Did you know that the majority of people continue exactly with what they’re doing when an alarm is heard? They will either refute that something is occurring, or they’ll wait for leadership. We investigate how you can quit this behaviour. By using simple daily procedures all staff can learn to react correctly and automatically, if the worst were to happen.

To find out more about fire safety awareness and fire safety equipment, take a look at our online course today.

Who is this Fire Awareness course for?

Everyone. We all have a responsibility, to ourselves and to others to be prepared for fire.

Fire doesn’t just happen to other people.


About the Fire Awareness course

This course is in 4 sections which cover the following topics:


  • Fire: what it is and what makes it dangerous
  • Causes of fire
  • Fire prevention
  • What to do in the event of a fire

There are 4 banks of questions which you will need to answer. Achieve the pass mark and you’ll be able to move onto the next section.





This Fire Safety Awareness course is accredited and endorsed by The CPD Certification Service. Once you’ve completed the course you’ll be able to immediately download a unique, personalized and endorsed certificate. You can keep it with your records or to pass on to your employer.




When do I get my fire safety awareness certificate?

Unlike many e-Leaning courses, you’ll get your certificate immediately after you pass the course. It will be in your name and you can download it as soon as you’ve watched all the clips and successfully passed the tests.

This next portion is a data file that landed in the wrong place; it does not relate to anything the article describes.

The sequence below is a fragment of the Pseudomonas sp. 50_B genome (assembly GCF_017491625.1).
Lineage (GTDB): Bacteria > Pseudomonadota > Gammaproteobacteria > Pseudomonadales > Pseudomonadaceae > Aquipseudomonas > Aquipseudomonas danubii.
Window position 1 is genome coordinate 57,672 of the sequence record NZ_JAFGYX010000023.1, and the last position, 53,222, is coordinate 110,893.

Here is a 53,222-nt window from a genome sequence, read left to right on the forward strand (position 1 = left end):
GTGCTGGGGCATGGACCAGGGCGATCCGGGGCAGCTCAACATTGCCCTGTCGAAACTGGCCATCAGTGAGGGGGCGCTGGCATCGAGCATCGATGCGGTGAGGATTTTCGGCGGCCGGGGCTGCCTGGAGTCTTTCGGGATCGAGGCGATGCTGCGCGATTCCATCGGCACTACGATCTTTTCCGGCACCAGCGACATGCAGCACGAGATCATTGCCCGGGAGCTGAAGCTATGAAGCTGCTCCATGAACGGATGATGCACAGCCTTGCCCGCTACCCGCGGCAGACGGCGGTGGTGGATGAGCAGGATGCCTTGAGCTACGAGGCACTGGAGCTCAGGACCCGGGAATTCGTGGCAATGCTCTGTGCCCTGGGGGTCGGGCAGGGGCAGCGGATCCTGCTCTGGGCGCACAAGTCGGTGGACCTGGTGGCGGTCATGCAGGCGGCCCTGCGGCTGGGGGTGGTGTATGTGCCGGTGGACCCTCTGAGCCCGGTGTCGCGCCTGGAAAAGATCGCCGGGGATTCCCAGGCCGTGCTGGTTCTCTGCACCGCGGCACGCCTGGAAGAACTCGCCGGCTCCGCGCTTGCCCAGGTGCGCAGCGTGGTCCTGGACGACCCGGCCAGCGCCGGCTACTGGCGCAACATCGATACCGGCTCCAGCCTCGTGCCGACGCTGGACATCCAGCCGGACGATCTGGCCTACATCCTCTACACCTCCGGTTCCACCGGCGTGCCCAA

How long is this course going to take?

We suggest you allocate 30 minutes for this fire safety awareness course. It’s short but it contains the essential information you need to know.


How is the course delivered?

The course is presented as a set of four short video clips. Simply press play and the first clip will be shown. Watch it, concentrate on the information and after the clip finishes there will be a set of questions for you to answer on the information you’ve just watched.


Is there a pass mark?

Yes. Every set of questions requires you to get 75% to move on to the next clip.


Can I re-sit the test?

Yes you can. If you don’t get the 75% pass mark you can re-sit the test but the questions are likely to be different to the ones you just attempted.


Can I watch the clip again?

Yes you can. As many times as you want to.


Can I fast forward through the clip?

No, we’ve disabled that facility. When we were setting these courses up we looked at some other e-Learning courses out there and found out we could fast forward to the end of each section. In our opinion, that’s no way to learn. This stuff is important and could save lives and stop accidents and injuries – that’s why we make sure that you have to watch the video through to the end.


Why are the courses delivered by video?

Watching moving images and swiftly decoding the messages within, is second nature to us all. The average viewer in the UK watches more than 3 hand a half hours of TV a day. What better way to receive information whilst at work? But there’s another key reason. On average video learners score 37 percent better than text learners on a post-training test. On retention tests given a few days following the training session, video learners’ scores were 45 percent greater when compared to the text group. (University of Twente, 2012)

Training by video is simply a more effective way to learn.


Is the video just someone talking at me?

Nope. We create scenarios, we interview victims and medical experts, we show what you should be doing and a lot of the things you shouldn’t be doing. We make these videos as entertaining as we can. When you’re entertained, you’re concentrating. That’s key. We also use a professional crew and the outstanding actor, Mark Roper.